Davis’ claims of innocence led to several years of appeals and earned him the support of several prominent figures. The case also reached the U.S. Supreme Court, which in 2009 ordered a rare evidentiary hearing. The high-court since has denied another appeal from Davis.
The board’s decision seemed certain to ignite further protests from groups that claim there is too much doubt in Davis’ case for him to be executed.
Amnesty International planned to protest the decision Tuesday evening on the steps of the state capitol. A large contingency of supporters are expected to descend on Jackson today to hold vigil and protest the execution.
“We are shocked and we are saddened and we cannot believe that the Board of Pardons and Paroles has not intervened to stop the execution of Troy Davis given that there is an enormous cloud of doubt hanging over the guilt,” said Moye, head of Amnesty International’s Death Penalty Abolition Campaign.
Davis attorney Stephen Marsh on Monday told reporters he was confident the legal team established “substantial doubt in this case,” adding “an execution is simply not appropriate.”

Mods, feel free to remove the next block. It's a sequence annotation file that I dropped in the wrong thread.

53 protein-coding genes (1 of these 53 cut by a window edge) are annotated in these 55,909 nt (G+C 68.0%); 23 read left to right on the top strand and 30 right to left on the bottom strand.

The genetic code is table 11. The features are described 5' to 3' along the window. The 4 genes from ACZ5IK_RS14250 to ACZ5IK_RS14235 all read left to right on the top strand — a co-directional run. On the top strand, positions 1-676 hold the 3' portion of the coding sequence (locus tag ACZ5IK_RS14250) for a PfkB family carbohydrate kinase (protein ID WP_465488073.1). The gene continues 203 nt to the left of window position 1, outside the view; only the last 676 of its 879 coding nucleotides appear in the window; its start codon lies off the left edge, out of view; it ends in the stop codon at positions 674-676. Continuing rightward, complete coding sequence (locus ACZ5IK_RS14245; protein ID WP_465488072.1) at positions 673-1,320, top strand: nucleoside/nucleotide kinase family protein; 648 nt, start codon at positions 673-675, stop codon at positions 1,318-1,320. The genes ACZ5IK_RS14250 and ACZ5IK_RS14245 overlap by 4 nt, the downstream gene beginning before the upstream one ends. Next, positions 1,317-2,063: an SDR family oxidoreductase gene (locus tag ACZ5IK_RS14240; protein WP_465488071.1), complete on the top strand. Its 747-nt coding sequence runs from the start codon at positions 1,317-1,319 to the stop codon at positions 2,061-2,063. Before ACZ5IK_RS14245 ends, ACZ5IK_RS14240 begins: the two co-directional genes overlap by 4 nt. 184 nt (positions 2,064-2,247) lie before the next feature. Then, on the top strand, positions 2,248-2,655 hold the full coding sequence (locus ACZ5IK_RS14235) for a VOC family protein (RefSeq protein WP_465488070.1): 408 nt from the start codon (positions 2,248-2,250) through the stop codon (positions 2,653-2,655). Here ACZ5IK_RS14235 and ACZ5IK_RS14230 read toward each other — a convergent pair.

The MacPhail family, meanwhile, welcomed the board’s decision. They said there is no doubt in their mind the right man is on death row.
“We still have that little anxiousness, that little nervousness,” Joan MacPhail said. “I’m sure that their lawyers are probably going to try to do some last-ditch effort.”
She said the family planned to take time to relax Tuesday after an emotional roller coaster the past week.
“I’m hoping that it’s all going to be over with,” said Anneliese MacPhail, Mark MacPhail’s mother, a Columbus woman who heard the news from her daughter-in-law as soon as soon as she woke up Tuesday morning. “I hope this is it. I’m really going to be satisfied when it’s done.”
Anneliese MacPhail said she was cautiously hopeful the board’s decision would allow her to “close the book.” But having been to this stage before, only to experience further delays, she said she had tempered her expectations.
“I’m going to be convinced when it’s over,” she said.